Adherence for an injected drug is, of course, high if a patient shows up and has the drug injected into them. It’s a situation where adherence is almost 100%, but the reality is all the research in the world that leads to the development of a new therapy isn't effective if we don't get it into the patient. It is a dialogue between the doctor and the patient about what can or cannot be administered and why it may not be one factor.

Unfortunately, a problem in this country is that patients sometimes bear a lot of the cost of their medication. It could be that they're getting an oral medication and they have a significant copay, for example.So, not being able to pay the copay would be one risk for a patient not adhering to the treatment regimen. That is something that I, as a doctor, would want to hear about. I wouldn't want a patient to keep that from me because again we can think about ways for patient assistance programs if they exist in your area. Or we can think about ways we can reduce the dose and do other things that might to allow us to as effectively deliver the drug, perhaps on a slightly different schedule or a slightly more cost-effective one.

Kristie L. Kahl: How have oral options helped to improve quality of life for men?

Dr. Charles Ryan: It is nice to have oral therapies available. I would say that, for the most part, the oral therapies that we use in prostate cancer are reasonably well tolerated with some exceptions. And they require maintenance monitoring by the doctor. There’s no drug with zero side effects at all. So, it's something that patients need to be honest with and they need to share with us about what's going on so that we can make adjustments and help them with regards to quality of life.

I'll say, the major driver of quality of life in advanced prostate cancer is the efficacy of the therapy and this has been shown, for example, with chemotherapy. Many men might think chemotherapy is going to be associated with a very poor quality of life but in a study that was done many years ago, in which newly diagnosed patients with metastatic disease were treated with standard hormonal therapy with chemotherapy. The patients who were on the chemotherapy had a slightly lower quality of life after about three months of treatment, but after 12 months of starting treatment the patients who had received the chemotherapy had a better quality of life. That was because 12 months after starting the treatment, the patients had already been done with the treatment for six months and they were less likely to have their cancer worsening. Better cancer control leads to better quality of life.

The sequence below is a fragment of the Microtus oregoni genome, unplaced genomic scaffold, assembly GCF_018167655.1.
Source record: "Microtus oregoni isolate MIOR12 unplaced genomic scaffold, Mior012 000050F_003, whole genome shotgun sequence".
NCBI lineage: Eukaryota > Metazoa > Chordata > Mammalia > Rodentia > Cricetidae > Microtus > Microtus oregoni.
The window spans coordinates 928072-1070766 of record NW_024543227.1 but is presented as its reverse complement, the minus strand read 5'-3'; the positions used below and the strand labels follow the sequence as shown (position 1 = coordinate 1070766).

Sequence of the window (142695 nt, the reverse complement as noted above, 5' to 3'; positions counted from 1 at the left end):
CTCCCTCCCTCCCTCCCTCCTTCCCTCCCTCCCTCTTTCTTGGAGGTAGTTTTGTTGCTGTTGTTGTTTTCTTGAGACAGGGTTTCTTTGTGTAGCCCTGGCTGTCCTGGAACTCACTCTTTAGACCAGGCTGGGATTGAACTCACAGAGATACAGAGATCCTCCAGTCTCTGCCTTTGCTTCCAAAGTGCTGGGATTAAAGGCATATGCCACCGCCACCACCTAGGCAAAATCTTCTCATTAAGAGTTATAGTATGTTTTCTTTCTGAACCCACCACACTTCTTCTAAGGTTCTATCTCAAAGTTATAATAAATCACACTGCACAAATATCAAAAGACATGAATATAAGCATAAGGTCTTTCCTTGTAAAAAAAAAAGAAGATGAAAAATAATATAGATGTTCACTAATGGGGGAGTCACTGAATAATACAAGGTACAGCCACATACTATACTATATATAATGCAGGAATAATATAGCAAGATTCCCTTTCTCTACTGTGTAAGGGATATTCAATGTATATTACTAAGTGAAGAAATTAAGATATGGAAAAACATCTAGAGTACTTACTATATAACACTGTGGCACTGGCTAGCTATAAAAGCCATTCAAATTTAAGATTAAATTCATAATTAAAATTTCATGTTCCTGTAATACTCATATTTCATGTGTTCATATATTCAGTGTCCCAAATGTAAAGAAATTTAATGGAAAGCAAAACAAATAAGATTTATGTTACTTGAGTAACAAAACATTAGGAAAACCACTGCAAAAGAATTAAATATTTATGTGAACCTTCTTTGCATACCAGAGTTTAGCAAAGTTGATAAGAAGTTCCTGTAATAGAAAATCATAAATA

It’s not a uniform outcome that chemotherapy is associated with a worse quality of life. It’s not always the case that oral therapy has no side effects or that they are associated with better quality of life.

Kristie L. Kahl: Can you discuss some trials going on in the space right now?

Dr. Charles Ryan: There are many trials that are going on. I would put clinical trials into one of two categories. Category one would be optimization studies using therapies that we know that exist but maybe we're testing them in an earlier disease population, maybe we're looking for a better outcome by giving it to patients with a lower volume of disease. So, for example, there are studies where we use enzalutamide and abiraterone, these are two very commonly used drugs that when they first started to be administered, they were given to patients who had received all prior therapies and chemotherapy, but then we showed that we could give them to patients with CRPC who did not have chemotherapy and then we showed that we could give it to newly diagnosed patients. The outcomes were better than giving standard hormonal therapy alone. Now, the studies that are going on are looking at patients who do not have metastatic disease but they might have a PSA that's detectable and rising after surgery or they might even be patients who are at high risk but getting radiation therapy and do not have any sign of metastatic disease either. That has been a general principle in oncology for decades and the best example of that is probably breast cancer, where we have seen 30 or 40 now years of clinical research which has taken medicines that work in very advanced forms of the disease and have given it now to women even before they have their breast removed or their tumor removed from their breast. It leads to improvements in outcome. We’re optimizing prostate cancer therapy use. We're moving them earlier in the disease spectrum. We're maybe changing doses, etc.